22 February: CIECA WEBINAR SERIES - Driver trainer for shifting manual transmissions . Study conducted by MOVING

PRESENTERS: The Research Team at the Institute of Automotive Research

  • Prof. Dr. Stefan Reindl, Director Institute for Automotive Research
  • Jan Ole Thomas M. Sc., Research Associate
  • Alexander Wottge M. A., Research Associate 

Student drivers in Germany can now also be issued with an unrestricted driving license if they pass the practical driving test in a vehicle with automatic transmission, which entitles them to drive vehicles with a manual gearbox. The condition for this is additional practical training on a manual transmission vehicle with at least ten driving hours. Additionally,  driving instructors must ensure the safe, responsible and environmentally conscious handling of manual transmission vehicles.

As a result of this significant change in  the legal framework, vehicles with manual and automatic transmissions are being integrated into driver training, which makes  it possible to increasingly include vehicles with automatic transmissions and therefore in particular electric vehicles in driver training. The changed legislation has far-reaching effects on the organization of practical driving training in individual driving schools. For example, it is necessary to have  additional vehicles  to carry out  manual and automatic lessons. This represents an additional financial burden for driving school companies, which is also reflected in higher costs for learner drivers when using driving school services.

MOVING International Road Safety Association has already launched studies in recent years that deal with driving simulators. MOVING has recently commissioned a scientific evaluation on the suitability of driving simulators for teaching shifting skills in driver training. The Institute for Automotive Research (IfA) is research contractor for this study.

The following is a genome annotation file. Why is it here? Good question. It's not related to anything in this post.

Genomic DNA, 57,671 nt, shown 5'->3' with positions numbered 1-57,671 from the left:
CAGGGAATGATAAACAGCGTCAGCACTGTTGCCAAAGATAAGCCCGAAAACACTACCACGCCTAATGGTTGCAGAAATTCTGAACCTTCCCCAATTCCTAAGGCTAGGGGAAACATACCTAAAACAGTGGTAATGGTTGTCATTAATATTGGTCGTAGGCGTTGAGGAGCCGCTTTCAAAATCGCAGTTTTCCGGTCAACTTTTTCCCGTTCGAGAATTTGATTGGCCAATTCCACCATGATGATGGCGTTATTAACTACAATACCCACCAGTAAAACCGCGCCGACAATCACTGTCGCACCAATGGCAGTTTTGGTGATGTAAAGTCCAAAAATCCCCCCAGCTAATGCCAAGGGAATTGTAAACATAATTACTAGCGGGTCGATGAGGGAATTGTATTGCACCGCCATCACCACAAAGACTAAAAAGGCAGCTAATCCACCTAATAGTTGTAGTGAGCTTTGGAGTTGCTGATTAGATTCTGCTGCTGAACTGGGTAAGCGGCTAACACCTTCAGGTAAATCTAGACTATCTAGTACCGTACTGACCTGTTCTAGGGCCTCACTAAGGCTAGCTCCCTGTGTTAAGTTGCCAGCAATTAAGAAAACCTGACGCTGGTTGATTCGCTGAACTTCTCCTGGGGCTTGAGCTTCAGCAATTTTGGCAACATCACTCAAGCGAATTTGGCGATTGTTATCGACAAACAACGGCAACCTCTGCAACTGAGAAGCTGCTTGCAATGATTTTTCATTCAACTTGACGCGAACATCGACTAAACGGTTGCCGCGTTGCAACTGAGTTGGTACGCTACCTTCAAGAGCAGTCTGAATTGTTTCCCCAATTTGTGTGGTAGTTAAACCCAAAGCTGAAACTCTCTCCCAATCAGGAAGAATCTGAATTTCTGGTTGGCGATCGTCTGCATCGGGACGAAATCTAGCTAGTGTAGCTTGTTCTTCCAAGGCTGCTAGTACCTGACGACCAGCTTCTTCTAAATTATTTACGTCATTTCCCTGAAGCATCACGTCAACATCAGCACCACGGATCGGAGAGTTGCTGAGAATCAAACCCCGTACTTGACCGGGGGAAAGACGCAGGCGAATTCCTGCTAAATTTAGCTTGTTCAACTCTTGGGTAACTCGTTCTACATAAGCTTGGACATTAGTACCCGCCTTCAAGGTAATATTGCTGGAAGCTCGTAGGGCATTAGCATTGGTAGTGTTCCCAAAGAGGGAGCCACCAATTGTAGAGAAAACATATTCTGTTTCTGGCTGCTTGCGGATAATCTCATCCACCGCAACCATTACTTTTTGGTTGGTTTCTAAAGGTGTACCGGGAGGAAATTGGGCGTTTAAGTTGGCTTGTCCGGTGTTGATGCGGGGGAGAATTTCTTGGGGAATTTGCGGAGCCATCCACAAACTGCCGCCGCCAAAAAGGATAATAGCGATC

The results of the scientific evaluation show that the use of driving simulators can be an adequate alternative to practice lessons in driving school cars from both a qualitative and economic perspective. The performance of driving simulators was scientifically proven in a nationwide field test with 15 participating driving school companies and around 100 driving students as test subjects.

In the underlying experimental setup, the researchers compared the shifting and driving abilities of two study groups with different training histories. While the first group consisted exclusively of conventionally trained driving students, the second study group consisted of driving license candidates who had completed 50 percent of their training hours in a simulator and 50 percent in a manual car. To ensure a direct comparison, the test subjects in both groups completed a 20-minute test drive. This was carried out on a vehicle with a manual transmission in real traffic and assessed by an independent expert.


  • Time22 February 2024, 11:00 - 11:45 am pm CET  
  • Fee: This members-only event is free-of-charge
  • Location: online
  • Working language: English
  • Registration: The deadline for registrations is 20 February 2024, 12:00 pm CET